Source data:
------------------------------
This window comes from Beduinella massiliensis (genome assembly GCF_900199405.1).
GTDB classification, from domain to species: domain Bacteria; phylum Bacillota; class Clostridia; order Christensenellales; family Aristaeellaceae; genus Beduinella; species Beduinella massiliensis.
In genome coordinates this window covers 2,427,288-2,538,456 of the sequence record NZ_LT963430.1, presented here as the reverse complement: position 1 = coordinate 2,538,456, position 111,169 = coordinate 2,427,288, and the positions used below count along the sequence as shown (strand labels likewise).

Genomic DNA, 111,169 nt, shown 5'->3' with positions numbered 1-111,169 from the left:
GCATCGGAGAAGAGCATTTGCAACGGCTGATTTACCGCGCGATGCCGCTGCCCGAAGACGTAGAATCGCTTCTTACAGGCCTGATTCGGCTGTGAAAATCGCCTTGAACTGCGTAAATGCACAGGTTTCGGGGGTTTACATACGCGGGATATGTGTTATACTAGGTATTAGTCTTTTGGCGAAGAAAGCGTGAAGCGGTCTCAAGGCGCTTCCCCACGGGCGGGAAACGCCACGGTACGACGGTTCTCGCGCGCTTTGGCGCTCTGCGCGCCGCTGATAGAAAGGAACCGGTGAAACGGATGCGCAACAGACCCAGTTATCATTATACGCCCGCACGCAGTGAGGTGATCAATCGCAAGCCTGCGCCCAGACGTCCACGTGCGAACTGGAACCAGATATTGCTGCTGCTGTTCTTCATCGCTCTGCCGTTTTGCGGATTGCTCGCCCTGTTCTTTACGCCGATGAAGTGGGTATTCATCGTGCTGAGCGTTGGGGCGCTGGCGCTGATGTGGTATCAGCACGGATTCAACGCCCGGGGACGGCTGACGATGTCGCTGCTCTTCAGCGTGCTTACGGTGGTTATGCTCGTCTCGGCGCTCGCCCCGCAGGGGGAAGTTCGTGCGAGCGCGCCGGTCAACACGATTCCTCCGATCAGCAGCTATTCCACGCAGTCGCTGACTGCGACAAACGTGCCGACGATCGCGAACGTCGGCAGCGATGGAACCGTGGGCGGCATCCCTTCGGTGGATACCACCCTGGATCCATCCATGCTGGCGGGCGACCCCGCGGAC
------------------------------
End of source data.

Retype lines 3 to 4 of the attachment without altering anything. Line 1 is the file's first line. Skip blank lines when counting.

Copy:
In genome coordinates this window covers 2,427,288-2,538,456 of the sequence record NZ_LT963430.1, presented here as the reverse complement: position 1 = coordinate 2,538,456, position 111,169 = coordinate 2,427,288, and the positions used below count along the sequence as shown (strand labels likewise).

Genomic DNA, 111,169 nt, shown 5'->3' with positions numbered 1-111,169 from the left: